Empowering women doesn’t mean men don’t count. Quite the contrary.

What’s a smart way to empower women worldwide? Get the men involved and give them a chance to feel like they are a part of the solution. In other words, build collaboration.  This past week, Ritu Sharma, co-founder and president of Women Thrive Worldwide, wrote an op-ed, “Violence against women is no ‘women’s issue’” for Politico about the importance of men’s involvement in empowering women.  Using examples from various countries, Sharma gives proof that men need to be involved in shifting the belief systems around customs that tolerate and even promote violence against women.  One example stands out about a man who “didn’t know [he] was not supposed to beat [his] wife,” but who learned through adult education classes that this learned behavior wasn’t necessary, nor productive.  It’s a bit of a shock to read that mindset, but it is not unusual. While working in rural Kenya a couple of years ago, I heard a few men make similar claims, or explain that, according to (insert religious text here), they had the right to treat women as their subordinates and discipline them as necessary. Similarly, some women felt that their husbands had the right to hit them and that this act showed their commitment.

As the article infers, violence against women requires changing the mindset of all those involved – the men and the women of all ranks. Honoring the status bestowed upon men in many cultures promotes more lasting and successful attitudinal changes in the communities.  This has been proven from Haiti to South Africa. Seattle-based Landesa, an organization working to secure land rights in the developing world, has many success stories about men and women empowering each other by working together. For such a story, read Deborah Espinoza’s blog entry, “Land rights for women – a ripple effect.”

Sharma’s op-ed came out the same week the Senate was kicking around the expired Violence Against Women Act (VAWA) and trying to cut out key pieces of the Act to purportedly save a few dollars. On Thursday, it passed (phew!), with less funding, but with all key elements still intact. That the VAWA was even considered negotiable is an embarrassing message to the world (if anyone out there can still stomach listening to our politicians).  Communities of men and women in developing countries are challenging themselves to change their mindsets and adhere to a more respectful attitude towards women and structures of dominance.  Such work could prove beneficial right here, too.

Kim Who? Some Thoughts on the World Bank’s Newest President

The mix of knowledge, insight, and experience made for compelling conversations at Wednesday’s wine reception before the screening of  Bonsai People. With financial managers mingling with social entrepreneurs, it seemed the perfect venue to ask people what they thought about the new president of the World Bank. Some attendees weren’t aware of the selection, or if they were, had few opinions about it. This ambivalence is telling. At a cocktail party for people engaged in improving the financial health of the world’s poorest, in a hub of global health and development, the response is “Kim who?” This isn’t to say that folks don’t care or aren’t paying attention, but that the World Bank, its leaders, and what they do, is so far removed from those on the ground, that this kind of news just isn’t on the top of people’s news feeds.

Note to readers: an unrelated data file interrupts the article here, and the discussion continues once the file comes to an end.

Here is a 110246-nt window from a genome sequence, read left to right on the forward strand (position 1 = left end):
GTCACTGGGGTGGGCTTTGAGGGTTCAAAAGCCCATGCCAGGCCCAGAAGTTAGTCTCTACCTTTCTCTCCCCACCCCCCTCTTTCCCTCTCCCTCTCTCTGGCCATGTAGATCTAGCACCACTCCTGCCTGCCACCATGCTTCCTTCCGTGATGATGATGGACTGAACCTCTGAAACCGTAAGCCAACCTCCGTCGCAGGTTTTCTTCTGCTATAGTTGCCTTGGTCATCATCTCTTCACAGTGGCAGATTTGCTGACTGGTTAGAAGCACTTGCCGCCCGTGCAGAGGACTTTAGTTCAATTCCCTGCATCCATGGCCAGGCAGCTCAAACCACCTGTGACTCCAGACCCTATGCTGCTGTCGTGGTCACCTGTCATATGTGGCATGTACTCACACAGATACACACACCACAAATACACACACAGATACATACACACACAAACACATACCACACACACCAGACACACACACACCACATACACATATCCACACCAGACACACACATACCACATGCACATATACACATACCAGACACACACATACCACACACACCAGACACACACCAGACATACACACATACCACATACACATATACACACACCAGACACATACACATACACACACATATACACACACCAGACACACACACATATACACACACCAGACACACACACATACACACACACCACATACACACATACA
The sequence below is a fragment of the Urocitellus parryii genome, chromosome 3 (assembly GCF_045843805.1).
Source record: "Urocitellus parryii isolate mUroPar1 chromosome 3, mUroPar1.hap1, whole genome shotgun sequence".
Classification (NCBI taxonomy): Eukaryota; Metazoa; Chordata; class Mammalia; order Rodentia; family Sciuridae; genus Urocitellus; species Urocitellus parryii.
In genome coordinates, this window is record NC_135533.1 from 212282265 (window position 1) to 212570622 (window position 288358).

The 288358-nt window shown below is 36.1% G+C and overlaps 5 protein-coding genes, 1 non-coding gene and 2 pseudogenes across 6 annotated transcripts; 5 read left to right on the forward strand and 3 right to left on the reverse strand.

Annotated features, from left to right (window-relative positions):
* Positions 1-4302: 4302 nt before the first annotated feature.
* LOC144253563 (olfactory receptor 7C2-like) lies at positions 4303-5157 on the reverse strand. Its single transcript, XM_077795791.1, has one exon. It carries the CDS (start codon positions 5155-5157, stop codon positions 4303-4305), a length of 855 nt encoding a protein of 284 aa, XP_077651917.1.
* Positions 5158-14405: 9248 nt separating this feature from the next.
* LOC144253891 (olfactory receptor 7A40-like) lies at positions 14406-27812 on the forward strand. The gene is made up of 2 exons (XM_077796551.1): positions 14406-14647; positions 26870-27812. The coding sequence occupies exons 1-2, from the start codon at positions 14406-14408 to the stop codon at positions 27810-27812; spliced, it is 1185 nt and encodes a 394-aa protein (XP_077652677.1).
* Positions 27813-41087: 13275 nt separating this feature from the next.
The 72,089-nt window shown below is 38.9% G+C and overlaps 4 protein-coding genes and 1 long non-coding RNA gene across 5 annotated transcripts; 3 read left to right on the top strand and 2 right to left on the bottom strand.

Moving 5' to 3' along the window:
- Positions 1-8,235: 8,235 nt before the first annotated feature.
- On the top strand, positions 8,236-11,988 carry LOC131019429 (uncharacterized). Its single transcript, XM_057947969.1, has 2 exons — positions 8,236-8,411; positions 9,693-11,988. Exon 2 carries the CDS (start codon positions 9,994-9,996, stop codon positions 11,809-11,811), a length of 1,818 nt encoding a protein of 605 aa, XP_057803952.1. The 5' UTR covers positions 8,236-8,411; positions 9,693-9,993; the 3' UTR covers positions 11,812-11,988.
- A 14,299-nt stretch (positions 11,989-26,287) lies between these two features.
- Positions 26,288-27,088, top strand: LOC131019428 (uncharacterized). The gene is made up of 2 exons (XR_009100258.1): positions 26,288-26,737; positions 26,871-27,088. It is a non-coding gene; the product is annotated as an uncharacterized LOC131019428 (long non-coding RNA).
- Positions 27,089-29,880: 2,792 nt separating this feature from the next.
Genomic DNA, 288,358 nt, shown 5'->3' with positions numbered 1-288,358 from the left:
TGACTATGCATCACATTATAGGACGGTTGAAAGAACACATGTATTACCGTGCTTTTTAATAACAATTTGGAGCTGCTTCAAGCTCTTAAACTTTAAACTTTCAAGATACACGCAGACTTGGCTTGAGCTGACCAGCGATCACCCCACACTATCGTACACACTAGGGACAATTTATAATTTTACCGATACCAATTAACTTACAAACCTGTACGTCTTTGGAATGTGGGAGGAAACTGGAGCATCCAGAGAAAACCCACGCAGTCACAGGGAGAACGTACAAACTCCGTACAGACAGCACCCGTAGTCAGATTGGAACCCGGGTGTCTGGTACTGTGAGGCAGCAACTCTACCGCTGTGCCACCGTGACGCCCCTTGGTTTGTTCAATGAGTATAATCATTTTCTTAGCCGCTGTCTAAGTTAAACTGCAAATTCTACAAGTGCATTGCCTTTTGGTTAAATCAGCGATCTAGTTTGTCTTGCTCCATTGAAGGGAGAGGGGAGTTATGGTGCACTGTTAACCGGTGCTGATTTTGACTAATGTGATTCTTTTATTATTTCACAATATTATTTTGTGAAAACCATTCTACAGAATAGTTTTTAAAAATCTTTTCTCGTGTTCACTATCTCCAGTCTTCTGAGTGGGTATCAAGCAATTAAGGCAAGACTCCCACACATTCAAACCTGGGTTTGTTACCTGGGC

A few facts: On Monday, Dr. Jim Yong Kim became the latest president of the World Bank. An anthropologist and physician, he is co-founder of Partners in Health, is a former director of the HIV/AIDS at WHO, and has served at the president of Dartmouth College since 2009. The other two nominees were Nigerian finance minister and former World Bank managing director, Ngozi Okonjo-Iweala, and former U.N. official and Colombian central banker, José Antonio Campo.

Some people said that Dr. Kim “sounds good on paper,” while others, such as Alan Leong, Director of Research at Biotech Stock Research, noted the controversy of the developed world (namely the U.S.) once again having the control, despite the goal to have more leadership from the developing world, like from Nigeria, or Colombia, for instance. Others expressed frustration with the institution, likening it to big banks and their culture of taking care of their own (executives) rather than the people they are meant to serve.

One attendee framed it this way: “What does the World Bank do that actually reaches real people?”  Others, like Eric Youngren, of Solar Nexus International, hoped that Dr. Kim could start making investments that truly lead to sustainability. Michael Kaemingk, project manager at Lumana, considers the selection a nice surprise that will provide the World Bank a more relevant perspective: “He’s less removed from the concerns of the developing world.”

Zbigniew Bochniarz, a visiting professor at UW Evans School of Public Affairs, acknowledged that Kim is “a good man” and that his record in health care should provide some needed perspective to an organization that has been heavily criticized for neglecting the social aspects of development. “Here’s a guy who knows the issues and is sensitive to them,” he noted, while also congratulating President Obama taking the risk and nominating someone with a development background.

If you decide to dig in and learn more about Dr. Jim Yong Kim, be sure to include this video from last year’s Dartmouth Idol Finals. Wait through a few minutes of that sappy Dirty Dancing theme song, and you’ll witness Dr. Kim doing the robot and rapping in white leather, neon bracelets, and spacey sunglasses. Dr. Kim certainly has the personality, playfulness, and skills of collaboration to bring new leadership and  ideas to the stiff-limbed World Bank.